There’s one simple fact in e-commerce. You need to be higher that your competitors on Google. Each step down receives considerably less hits. If you’re not implementing an SEO strategy, then you are missing out on a lot of clicks. This complete guide can help you with your SEO game and get you to the top.
After all, according to research from Optify, if you are number one on Google, you can expect a click through rate of 36.4%, with number two reaching 12.5% and number three seeing just 9.5%. Getting to the top is definitely worth it in the long run.
Step one: Research
Before you begin to make changes, you need to carry out keyword research and competitor research. If you don’t do this, and you start targeting the wrong keywords, all your hard work will be for nothing.
There are three areas you should focus on when conducting research into keywords.
- Homepage and products – you want to pick keywords that are highly relevant, with a high exact match in your local area with a low difficulty score in Moz’s keyword tool. For example, if you are a teashop selling different types of tea, you want to focus on ‘loose leaf green tea’ instead of just ‘tea’.
- Keywords for blogs – you need to write blogs to stay at the top of Google, which likes fresh and relevant content on sites. Many people make ‘long tail’ queries when searching for things on the internet, so try to understand what full questions could bring them to your site and blog the answers. It’s good to create a content creation calendar for a few months ahead so that you never run out of things to blog about. However, just because you’ve found a keyword that you can rank for, doesn’t mean you need to use it like a mantra on the page. Keyword stuffing will get your content penalised, so remember to write for a real life person and not just for Google.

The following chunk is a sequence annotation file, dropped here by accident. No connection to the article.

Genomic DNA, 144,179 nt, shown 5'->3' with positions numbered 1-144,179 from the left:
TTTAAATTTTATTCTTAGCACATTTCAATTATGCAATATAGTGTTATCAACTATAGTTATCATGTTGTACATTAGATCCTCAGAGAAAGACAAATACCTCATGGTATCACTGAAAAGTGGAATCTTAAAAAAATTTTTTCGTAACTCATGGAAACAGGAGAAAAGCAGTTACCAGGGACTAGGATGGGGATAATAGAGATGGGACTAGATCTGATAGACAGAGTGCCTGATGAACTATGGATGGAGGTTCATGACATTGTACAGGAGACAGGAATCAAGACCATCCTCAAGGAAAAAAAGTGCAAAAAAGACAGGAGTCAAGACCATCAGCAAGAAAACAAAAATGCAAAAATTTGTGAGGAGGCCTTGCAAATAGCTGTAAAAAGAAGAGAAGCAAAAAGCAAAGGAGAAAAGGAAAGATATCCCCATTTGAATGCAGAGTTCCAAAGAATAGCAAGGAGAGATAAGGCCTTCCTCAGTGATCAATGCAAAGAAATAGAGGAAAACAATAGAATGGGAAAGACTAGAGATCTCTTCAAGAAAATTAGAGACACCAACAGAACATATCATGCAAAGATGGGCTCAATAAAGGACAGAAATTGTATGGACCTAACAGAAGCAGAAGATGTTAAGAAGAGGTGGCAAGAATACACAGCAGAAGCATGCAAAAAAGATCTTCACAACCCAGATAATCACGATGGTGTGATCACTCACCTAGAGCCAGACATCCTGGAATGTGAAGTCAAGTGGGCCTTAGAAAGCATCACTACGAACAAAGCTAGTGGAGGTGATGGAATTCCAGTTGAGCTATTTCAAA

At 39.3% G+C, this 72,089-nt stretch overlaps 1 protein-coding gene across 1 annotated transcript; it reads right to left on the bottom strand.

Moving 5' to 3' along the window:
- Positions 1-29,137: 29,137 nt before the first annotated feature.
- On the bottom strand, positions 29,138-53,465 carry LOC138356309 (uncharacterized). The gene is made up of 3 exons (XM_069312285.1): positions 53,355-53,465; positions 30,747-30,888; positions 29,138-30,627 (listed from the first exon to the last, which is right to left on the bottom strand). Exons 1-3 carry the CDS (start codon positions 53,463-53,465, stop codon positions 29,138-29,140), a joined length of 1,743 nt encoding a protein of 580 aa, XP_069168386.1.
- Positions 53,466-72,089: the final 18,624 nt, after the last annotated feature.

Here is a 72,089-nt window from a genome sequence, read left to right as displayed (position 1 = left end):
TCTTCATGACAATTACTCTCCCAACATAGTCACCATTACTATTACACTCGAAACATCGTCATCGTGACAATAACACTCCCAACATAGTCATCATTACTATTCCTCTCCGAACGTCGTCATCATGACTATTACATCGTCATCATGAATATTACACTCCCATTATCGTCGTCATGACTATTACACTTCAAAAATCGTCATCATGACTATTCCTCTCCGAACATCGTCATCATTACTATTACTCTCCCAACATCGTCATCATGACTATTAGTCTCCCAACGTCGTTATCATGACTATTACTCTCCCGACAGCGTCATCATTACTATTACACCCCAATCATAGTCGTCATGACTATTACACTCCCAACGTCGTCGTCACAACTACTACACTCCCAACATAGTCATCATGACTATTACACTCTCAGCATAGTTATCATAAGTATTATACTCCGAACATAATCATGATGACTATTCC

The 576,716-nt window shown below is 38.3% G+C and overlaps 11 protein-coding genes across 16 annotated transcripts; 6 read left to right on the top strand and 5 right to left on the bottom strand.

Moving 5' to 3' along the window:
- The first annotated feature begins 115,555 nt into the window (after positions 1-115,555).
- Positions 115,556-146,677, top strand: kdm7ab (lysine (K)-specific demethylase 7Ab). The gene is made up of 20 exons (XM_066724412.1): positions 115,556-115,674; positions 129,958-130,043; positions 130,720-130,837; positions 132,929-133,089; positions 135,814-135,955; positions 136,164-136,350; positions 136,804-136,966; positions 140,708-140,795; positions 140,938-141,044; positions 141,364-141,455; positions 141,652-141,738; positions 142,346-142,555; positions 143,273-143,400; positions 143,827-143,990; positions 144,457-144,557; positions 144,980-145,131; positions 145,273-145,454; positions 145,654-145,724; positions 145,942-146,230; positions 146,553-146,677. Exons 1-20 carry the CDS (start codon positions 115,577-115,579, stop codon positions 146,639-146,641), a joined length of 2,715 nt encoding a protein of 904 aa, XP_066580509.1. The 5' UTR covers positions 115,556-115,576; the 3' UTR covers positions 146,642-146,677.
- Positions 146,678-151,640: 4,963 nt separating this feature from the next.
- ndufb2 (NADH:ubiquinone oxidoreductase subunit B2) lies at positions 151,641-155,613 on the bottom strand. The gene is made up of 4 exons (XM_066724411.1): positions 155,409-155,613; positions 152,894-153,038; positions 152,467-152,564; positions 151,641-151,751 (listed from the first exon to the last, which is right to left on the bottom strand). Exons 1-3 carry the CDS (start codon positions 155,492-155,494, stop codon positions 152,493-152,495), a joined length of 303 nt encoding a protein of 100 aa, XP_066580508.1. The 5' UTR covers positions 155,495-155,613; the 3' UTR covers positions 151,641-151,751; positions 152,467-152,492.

- Avoid keyword cannibalisation – don’t try to rank for keywords on multiple pages, you just end up getting Google confused. Keep a list of keywords and don’t use them over and over.
You’re nearly there with your research. You just need to see where your competitors are getting their links from and what keywords they’re targeting. Moz and Open Site Explorer have some fantastic tools to help you with this. You can then utilise the keywords your competitors use, if appropriate, and build up a relationship with sites that could feature your content as well as your competitors. We’ll discuss outreach later on in our kickass SEO series.
Once you’ve got to grips with this, check out competitor’s sites. What do they look like? How are they laid out? Site architecture has an impact on SEO with deeply buried content not making much of a mark SEO wise. Consider doing something different to make your site stand out in the crowd.
We hope you enjoyed part one of our kickass SEO guide. Check out the other parts: